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Karnes v. Rhode Island Division of Public Utilities and Carriers

Superior Court of Rhode Island, Providence

April 23, 2019

JAMES KARNES, JR., Plaintiff-Appellant,
v.
RHODE ISLAND DIVISION OF PUBLIC UTILITIES AND CARRIERS; and NATIONAL GRID, Defendants-Appellees.

          For Plaintiff: James Karnes, Jr. (pro se)

          For Defendant: John P. McCoy, Esq.; Casey J. Lee, Esq.

          DECISION

          CARNES, J.

         Before the Court is an appeal by Appellant James Karnes, Jr. (Appellant) of an order (Order) of the Rhode Island Division of Public Utilities and Carriers (Division) issued on August 31, 2018, finding Appellant responsible for a past due balance of $1069.88 for utility service from National Grid. Appellant asks this Court to reverse the Division's Order. Jurisdiction is pursuant to G.L. 1956 § 42-35-15.

         I

         Facts and Travel

         This appeal arose from a dispute for a past due balance for utility service provided to Appellant by National Grid. After being advised that due to an error National Grid had transferred utility service at Appellant's residence into an unrelated company's name, Appellant was told by National Grid that he was responsible for the unpaid balance of $1069.88 due for the time period of August 5, 2017 until May 10, 2018.

         Beginning on October 28, 1996 until August 8, 2017, Appellant had an open account with National Grid for electric service provided to his residence located at 2 Saint Theresa Avenue in Bristol, Rhode Island. (Evidentiary Hr'g Tr. (Hr'g Tr.) at 6:7-10; 8:4-7.) "On August 4, 2017 National Grid received a call from Seterus, Inc. to connect service on August 5, 2017 at 2 Saint Theresa Avenue in Warren, RI but National Grid disconnected [Appellant's] service at 2 Saint Theresa Avenue in Bristol, RI and placed service under Seterus, Inc." (Division's Informal Review Decision at 4.) While National Grid asserts that bills in Seterus, Inc.'s name were mailed to Appellant's address in Bristol during this period of time, Appellant contends he did not receive any bills during the period at issue. (Hr'g Tr. at 10:9-15; 12:3-12.) It is undisputed that Appellant did not reach out to National Grid about the fact that he was no longer receiving bills from National Grid for utility service. Id. at 18:19-23.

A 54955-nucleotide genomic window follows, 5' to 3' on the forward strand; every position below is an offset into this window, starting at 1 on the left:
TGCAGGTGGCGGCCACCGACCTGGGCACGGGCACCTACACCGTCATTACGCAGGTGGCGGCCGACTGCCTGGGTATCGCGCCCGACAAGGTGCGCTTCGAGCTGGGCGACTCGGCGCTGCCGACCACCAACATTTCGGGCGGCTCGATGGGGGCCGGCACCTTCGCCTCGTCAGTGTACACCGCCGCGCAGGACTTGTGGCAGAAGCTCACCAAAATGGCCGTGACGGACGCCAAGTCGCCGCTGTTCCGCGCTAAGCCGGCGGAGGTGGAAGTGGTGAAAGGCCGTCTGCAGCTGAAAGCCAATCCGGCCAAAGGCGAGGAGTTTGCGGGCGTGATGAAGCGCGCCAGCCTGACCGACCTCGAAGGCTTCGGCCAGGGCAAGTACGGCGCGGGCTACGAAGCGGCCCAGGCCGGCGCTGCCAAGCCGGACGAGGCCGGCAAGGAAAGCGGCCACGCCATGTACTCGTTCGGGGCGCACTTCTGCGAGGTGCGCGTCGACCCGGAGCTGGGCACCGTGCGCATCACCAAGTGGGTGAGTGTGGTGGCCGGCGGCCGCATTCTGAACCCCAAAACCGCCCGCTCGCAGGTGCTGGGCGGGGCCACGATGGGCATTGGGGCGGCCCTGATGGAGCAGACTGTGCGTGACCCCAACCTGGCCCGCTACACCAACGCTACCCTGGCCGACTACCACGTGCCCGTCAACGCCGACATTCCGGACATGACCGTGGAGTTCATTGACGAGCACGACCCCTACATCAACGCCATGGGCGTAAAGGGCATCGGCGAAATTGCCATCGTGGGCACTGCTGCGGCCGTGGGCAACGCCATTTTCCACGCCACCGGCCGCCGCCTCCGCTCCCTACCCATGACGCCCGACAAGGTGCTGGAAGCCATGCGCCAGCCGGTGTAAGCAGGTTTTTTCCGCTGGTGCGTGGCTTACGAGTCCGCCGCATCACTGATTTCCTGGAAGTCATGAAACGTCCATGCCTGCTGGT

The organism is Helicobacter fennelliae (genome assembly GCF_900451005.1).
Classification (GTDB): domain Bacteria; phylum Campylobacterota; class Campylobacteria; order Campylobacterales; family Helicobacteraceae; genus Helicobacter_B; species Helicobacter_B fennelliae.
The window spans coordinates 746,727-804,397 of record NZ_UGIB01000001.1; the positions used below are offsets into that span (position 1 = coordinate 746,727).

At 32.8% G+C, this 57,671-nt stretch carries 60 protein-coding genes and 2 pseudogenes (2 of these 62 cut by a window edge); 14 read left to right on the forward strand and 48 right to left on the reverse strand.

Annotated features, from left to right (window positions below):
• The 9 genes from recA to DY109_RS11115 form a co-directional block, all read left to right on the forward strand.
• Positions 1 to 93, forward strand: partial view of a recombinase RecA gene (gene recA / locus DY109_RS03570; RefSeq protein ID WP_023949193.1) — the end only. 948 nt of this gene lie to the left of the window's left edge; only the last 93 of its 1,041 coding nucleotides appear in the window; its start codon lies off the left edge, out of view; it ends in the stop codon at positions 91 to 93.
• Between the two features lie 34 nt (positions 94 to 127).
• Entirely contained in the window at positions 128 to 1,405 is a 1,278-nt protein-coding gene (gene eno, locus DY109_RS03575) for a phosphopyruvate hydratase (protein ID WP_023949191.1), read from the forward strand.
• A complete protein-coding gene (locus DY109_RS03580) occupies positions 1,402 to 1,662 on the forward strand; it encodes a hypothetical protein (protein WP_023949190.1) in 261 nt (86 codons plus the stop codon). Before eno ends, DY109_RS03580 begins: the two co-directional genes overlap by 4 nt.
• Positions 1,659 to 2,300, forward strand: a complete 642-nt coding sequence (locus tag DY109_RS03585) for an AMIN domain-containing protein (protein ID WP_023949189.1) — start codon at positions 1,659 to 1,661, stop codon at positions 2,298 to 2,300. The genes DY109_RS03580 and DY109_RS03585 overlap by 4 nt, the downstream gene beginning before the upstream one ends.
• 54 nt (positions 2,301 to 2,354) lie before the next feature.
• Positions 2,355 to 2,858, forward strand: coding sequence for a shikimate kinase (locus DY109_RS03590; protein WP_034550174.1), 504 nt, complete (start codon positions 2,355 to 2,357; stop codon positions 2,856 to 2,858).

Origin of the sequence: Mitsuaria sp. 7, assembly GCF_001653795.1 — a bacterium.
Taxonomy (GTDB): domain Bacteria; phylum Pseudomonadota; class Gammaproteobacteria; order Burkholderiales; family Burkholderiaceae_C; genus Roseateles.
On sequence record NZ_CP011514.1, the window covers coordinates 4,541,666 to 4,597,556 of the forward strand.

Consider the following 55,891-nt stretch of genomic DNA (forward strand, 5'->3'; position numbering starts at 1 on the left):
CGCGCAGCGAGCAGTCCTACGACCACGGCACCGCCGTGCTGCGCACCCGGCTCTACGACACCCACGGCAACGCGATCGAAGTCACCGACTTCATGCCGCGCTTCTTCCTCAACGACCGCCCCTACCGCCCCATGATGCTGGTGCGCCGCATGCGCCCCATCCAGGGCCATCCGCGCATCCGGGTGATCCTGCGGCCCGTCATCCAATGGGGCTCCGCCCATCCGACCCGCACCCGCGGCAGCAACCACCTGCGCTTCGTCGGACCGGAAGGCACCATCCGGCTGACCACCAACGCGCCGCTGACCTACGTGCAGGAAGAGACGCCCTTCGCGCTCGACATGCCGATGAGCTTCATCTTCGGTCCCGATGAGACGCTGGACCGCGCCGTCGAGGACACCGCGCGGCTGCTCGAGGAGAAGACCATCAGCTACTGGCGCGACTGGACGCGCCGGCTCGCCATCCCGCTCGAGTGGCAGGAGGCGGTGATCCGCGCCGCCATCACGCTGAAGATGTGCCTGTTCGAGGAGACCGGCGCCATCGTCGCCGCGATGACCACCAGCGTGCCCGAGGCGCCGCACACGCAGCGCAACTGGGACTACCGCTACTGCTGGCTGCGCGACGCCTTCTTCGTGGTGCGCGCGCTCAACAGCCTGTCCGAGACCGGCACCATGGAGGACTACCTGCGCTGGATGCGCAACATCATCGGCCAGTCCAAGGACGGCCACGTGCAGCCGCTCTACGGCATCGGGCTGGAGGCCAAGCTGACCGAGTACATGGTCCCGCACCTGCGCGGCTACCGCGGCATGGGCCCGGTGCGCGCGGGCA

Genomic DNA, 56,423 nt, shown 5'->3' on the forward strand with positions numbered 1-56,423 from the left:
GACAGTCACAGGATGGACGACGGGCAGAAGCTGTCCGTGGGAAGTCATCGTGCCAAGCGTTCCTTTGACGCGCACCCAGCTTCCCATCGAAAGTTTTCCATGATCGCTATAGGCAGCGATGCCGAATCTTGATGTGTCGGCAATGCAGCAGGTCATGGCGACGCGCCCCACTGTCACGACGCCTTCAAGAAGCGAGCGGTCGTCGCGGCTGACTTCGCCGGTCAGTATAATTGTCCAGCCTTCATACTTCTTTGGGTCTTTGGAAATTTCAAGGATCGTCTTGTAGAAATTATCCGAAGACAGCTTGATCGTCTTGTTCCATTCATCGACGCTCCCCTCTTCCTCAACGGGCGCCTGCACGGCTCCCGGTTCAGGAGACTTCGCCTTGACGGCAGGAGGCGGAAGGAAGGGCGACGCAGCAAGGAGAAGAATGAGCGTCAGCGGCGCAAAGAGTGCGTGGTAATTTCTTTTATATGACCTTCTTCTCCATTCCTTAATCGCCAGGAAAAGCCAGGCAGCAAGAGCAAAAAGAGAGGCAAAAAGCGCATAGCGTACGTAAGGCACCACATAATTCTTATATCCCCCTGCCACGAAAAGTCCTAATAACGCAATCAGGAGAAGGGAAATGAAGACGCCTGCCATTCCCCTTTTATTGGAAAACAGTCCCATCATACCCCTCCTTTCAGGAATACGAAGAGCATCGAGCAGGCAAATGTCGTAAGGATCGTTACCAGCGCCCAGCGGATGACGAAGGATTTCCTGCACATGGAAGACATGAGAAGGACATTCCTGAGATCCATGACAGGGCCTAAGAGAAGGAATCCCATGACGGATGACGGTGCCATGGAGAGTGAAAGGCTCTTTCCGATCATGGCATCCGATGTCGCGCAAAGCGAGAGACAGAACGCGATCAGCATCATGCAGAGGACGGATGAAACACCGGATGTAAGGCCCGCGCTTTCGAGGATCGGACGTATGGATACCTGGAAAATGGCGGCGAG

On May 10, 2018, National Grid discovered the billing error after conducting a field visit at 2 St. Theresa Avenue in Bristol, Rhode Island "because the bills issued under that company name were not being paid." Id. at 8:20-22. Upon visiting the address, National Grid discovered Appellant was living, and had been living, at that address for twenty-nine years, and that National Grid had inadvertently transferred service out of Appellant's name and into Seterus, Inc.'s name. Id. at 8:22-9:2. As a result of this finding, National Grid transferred the account back into Appellant's name and back billed Appellant for the actual reads from the meter for that address for the time period during which it had accidentally been billing Seterus, Inc. instead of Appellant. Id. at 9:15-17; 10:3-15. The amount National Grid asserts it is owed is $1069.88, and Appellant does not dispute that amount except to say that he is not responsible for its payment.

         After Appellant was notified that National Grid intended to terminate his utility service due to non-payment, he asked that the Division conduct an "Informal Review" as provided under Rule VI(1)(A) of the Rhode Island Public Utilities Commission's Rules and Regulations Governing the Termination of Residential Electric, Gas and Water Utility Service. The Division conducted the Informal Review on July 10, 2018, and issued a written decision. Appellant then requested an evidentiary hearing before a hearing officer, which took place on August 22, 2018. The hearing officer subsequently issued the Order on August 31, 2018, and Appellant timely appealed that Order to this Court on September 5, 2018.

         II Standard of Review

         Section 42-35-15(a) provides that "[a]ny person . . . who has exhausted all administrative remedies available to him or her within the agency, and who is aggrieved by a final order in a contested case is entitled to judicial review." When reviewing an agency decision, "[t]he court shall not substitute its judgment for that of the agency as to the weight of the evidence on questions of fact." Sec. 42-35-15(g). The court may only:

"reverse or modify the decision if the substantial rights of the appellant have been prejudiced because the administrative findings, inferences, ...

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